2018 Audit Committee Agenda: Assessing Committee Effectiveness and Obtaining Business Context

Jim DeLoach, Managing Director Host, The Protiviti View

All audit committees have an agenda that they follow every year. And while every organization faces its own unique challenges, there are some agenda priorities we believe that all audit committees and executive leadership should consider. Protiviti’s take on what those items should be for 2018 is outlined in the latest issue of The Bulletin, and we will be discussing them throughout the year.

I recently had the opportunity to present our recommendations for the 2018 audit committee agenda in a webinar, which I hosted along with my colleagues Susan Haseley, Executive Vice President and Leader of  Protiviti’s Diversity and Inclusion initiative, and Chris Wright, Regional Managing Director in the U.S. Northeast Region and firm-wide leader of Protiviti’s Finance Remediation and Reporting Compliance and Public Company Transformation practices. In this post, I will cover the first two of eight recommendations: periodic assessments of committee effectiveness and obtaining a sufficient business context for discharging committee responsibilities.

Periodic Assessments of Committee Effectiveness

In a constantly changing environment, it is a good idea for companies and key leaders to take stock of what they’re doing, in the spirit of continuous improvement. The audit committee is no exception. It just makes good business sense to ascertain whether the committee’s agenda is focused on the appropriate topics and whether committee members possess the requisite experience and expertise to tackle those topics. This assessment should cover questions in such areas as:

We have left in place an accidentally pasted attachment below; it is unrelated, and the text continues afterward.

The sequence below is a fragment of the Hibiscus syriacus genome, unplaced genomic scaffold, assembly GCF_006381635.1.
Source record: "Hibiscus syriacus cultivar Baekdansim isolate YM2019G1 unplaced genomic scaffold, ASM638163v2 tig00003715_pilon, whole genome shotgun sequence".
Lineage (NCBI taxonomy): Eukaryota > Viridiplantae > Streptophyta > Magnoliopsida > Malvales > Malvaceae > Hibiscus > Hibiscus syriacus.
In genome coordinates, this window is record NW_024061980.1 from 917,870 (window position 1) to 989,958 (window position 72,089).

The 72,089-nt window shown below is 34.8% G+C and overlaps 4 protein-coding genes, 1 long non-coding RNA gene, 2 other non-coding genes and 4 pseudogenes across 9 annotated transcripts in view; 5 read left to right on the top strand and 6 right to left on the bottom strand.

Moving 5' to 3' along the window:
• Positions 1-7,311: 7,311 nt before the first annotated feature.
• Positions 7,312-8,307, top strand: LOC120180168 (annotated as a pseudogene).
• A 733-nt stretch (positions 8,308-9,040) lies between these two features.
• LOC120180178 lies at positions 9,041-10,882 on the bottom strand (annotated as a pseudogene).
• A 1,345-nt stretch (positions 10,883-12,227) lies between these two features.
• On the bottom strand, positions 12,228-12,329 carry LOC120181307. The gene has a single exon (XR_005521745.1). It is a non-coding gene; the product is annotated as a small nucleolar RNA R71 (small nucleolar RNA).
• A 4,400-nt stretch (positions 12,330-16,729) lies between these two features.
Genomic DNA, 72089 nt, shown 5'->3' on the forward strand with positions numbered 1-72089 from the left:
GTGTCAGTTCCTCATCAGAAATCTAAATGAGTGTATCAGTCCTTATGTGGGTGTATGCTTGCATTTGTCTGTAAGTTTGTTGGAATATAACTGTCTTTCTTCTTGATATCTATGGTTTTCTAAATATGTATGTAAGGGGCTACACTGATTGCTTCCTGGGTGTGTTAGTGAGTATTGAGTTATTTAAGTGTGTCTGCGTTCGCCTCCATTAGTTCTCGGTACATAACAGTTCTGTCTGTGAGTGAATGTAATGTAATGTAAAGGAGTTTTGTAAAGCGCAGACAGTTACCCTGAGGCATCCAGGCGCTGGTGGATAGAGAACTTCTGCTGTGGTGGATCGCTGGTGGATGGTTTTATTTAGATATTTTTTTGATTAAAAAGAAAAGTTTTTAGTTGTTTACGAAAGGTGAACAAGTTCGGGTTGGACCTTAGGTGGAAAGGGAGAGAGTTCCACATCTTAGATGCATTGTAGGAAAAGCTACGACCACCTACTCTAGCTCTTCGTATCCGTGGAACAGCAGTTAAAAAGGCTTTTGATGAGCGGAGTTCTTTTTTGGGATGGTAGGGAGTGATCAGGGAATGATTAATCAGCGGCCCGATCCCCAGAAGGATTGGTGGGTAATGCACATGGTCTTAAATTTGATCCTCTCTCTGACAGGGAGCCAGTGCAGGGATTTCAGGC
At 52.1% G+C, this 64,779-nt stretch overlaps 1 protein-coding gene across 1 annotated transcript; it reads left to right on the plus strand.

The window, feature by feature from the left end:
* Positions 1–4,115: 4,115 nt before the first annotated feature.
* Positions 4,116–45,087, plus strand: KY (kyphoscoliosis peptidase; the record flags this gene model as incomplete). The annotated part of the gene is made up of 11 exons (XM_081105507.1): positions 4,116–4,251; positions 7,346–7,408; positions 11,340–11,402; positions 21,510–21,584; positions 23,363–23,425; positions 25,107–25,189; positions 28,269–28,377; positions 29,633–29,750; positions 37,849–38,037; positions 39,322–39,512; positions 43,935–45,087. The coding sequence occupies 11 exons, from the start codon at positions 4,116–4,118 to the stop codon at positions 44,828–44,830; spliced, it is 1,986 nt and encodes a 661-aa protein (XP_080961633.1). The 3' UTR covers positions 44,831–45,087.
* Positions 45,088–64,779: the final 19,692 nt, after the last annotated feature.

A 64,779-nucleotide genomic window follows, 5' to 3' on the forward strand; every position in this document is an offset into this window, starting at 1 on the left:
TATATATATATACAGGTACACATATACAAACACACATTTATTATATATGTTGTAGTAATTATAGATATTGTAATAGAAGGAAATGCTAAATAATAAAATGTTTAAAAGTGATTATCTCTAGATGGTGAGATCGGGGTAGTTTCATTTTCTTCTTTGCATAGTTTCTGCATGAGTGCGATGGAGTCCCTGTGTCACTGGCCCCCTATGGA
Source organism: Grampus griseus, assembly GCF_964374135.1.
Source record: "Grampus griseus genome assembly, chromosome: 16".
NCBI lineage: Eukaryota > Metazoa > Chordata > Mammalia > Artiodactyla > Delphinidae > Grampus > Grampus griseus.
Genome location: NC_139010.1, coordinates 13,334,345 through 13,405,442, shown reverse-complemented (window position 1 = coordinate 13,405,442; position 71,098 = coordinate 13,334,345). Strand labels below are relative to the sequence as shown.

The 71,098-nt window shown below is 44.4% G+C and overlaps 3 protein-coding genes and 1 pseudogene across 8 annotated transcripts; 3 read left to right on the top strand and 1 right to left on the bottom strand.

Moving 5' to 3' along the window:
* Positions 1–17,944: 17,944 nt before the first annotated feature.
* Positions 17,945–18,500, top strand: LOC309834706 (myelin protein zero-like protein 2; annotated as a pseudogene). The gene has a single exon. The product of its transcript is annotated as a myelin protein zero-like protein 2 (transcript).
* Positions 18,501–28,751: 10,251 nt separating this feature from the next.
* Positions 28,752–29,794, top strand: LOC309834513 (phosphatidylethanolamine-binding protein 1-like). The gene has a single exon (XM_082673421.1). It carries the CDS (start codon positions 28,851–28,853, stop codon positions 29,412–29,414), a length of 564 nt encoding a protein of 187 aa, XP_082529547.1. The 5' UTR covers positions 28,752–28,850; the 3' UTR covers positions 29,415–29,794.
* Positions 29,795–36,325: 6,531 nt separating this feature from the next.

• For example, are all members of the committee financially literate, and is there at least one member who is an expert in financial reporting matters germane to the issues the company faces?
  • Does the committee give adequate attention to the financial reporting process, e.g., annual and quarterly financial statements, earnings statements, non-GAAP disclosures, critical accounting policies and so forth? Does it provide oversight of appropriate financial reporting controls and disclosure controls and procedures? And does it focus on the hiring, retention, performance and compensation of the external auditor?
  • Timely escalation of critical issues. For the committee to provide effective oversight, it needs to stay current on critical matters. For example, is the committee being notified timely of significant deficiencies and material weaknesses? Is it being notified promptly of significant compliance issues? Are there effective procedures for handling complaints and employee concerns on accounting, financial reporting, internal control, auditing and other related issues?
  • The role of the audit committee needs to be clearly defined. Does the committee oversee the organization’s ethics and legal compliance policies? What about the sufficiency of frequency and duration of committee meetings? And is there a process in place when the committee reports audit activities to the full board? Is there a process in place to ensure that all matters in the committee charter are covered sufficiently by the committee’s activities during the year?

This kind of periodic assessment will help to ensure that the audit committee is focused and effectively performing in its primary objective, which should be oversight of the quality of financial and other information reported to investors.